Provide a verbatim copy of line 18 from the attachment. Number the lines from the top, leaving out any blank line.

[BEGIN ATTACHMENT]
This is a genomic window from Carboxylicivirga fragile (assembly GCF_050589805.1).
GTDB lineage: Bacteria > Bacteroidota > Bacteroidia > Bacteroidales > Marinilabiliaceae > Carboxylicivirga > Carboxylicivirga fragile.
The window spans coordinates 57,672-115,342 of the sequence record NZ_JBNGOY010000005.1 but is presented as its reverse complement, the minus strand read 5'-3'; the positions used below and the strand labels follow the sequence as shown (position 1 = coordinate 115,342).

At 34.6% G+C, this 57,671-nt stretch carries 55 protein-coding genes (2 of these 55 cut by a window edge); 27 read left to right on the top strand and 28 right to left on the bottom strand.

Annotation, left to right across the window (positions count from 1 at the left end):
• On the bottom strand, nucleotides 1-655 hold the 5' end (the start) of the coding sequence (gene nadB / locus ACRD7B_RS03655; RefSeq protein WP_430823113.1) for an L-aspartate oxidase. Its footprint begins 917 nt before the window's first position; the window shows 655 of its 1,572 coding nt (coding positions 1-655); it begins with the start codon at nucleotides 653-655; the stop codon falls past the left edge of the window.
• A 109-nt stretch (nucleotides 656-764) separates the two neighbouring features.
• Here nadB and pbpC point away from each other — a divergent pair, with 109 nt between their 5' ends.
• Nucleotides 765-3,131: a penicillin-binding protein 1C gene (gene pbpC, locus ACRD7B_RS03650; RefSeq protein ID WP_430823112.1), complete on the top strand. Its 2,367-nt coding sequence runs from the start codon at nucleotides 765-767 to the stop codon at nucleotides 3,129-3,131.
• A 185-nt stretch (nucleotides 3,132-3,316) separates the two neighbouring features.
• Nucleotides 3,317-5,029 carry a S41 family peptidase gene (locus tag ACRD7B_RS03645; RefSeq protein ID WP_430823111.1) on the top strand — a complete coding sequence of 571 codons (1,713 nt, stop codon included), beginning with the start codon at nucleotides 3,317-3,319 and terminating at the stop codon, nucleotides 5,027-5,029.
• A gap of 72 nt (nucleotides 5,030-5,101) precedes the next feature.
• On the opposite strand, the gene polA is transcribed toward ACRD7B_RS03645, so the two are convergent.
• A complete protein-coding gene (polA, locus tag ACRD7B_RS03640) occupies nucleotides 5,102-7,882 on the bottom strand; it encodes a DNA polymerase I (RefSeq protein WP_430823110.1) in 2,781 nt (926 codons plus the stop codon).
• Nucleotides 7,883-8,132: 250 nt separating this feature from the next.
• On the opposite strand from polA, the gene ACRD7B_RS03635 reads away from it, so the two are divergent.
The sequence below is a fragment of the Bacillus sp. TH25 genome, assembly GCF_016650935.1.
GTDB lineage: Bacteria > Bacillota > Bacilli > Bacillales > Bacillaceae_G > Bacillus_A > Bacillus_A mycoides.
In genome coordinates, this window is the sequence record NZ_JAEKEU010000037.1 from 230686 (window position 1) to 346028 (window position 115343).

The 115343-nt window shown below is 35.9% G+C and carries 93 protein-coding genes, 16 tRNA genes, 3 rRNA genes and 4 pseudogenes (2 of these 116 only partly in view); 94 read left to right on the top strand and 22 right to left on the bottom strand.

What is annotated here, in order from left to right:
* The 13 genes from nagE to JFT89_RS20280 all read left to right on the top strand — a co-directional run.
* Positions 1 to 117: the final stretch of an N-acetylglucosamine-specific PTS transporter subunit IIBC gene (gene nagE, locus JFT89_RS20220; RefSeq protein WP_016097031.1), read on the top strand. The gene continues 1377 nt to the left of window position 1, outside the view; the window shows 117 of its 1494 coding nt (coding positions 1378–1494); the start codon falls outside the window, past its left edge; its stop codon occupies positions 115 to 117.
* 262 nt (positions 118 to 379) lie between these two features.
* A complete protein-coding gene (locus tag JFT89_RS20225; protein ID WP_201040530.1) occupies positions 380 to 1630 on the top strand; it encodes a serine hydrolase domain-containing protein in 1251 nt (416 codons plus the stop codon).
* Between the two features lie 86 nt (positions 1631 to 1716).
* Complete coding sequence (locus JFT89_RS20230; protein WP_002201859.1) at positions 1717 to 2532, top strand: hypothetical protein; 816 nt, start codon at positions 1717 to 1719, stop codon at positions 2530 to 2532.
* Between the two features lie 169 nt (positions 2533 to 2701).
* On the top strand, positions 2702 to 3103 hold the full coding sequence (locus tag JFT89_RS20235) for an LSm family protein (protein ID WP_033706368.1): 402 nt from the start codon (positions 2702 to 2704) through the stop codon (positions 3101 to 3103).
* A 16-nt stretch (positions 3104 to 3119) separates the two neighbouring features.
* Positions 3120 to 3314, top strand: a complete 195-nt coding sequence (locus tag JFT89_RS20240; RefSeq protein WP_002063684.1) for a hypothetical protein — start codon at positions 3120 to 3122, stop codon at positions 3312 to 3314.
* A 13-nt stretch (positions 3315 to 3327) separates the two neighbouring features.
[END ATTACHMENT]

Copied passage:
GTDB lineage: Bacteria > Bacillota > Bacilli > Bacillales > Bacillaceae_G > Bacillus_A > Bacillus_A mycoides.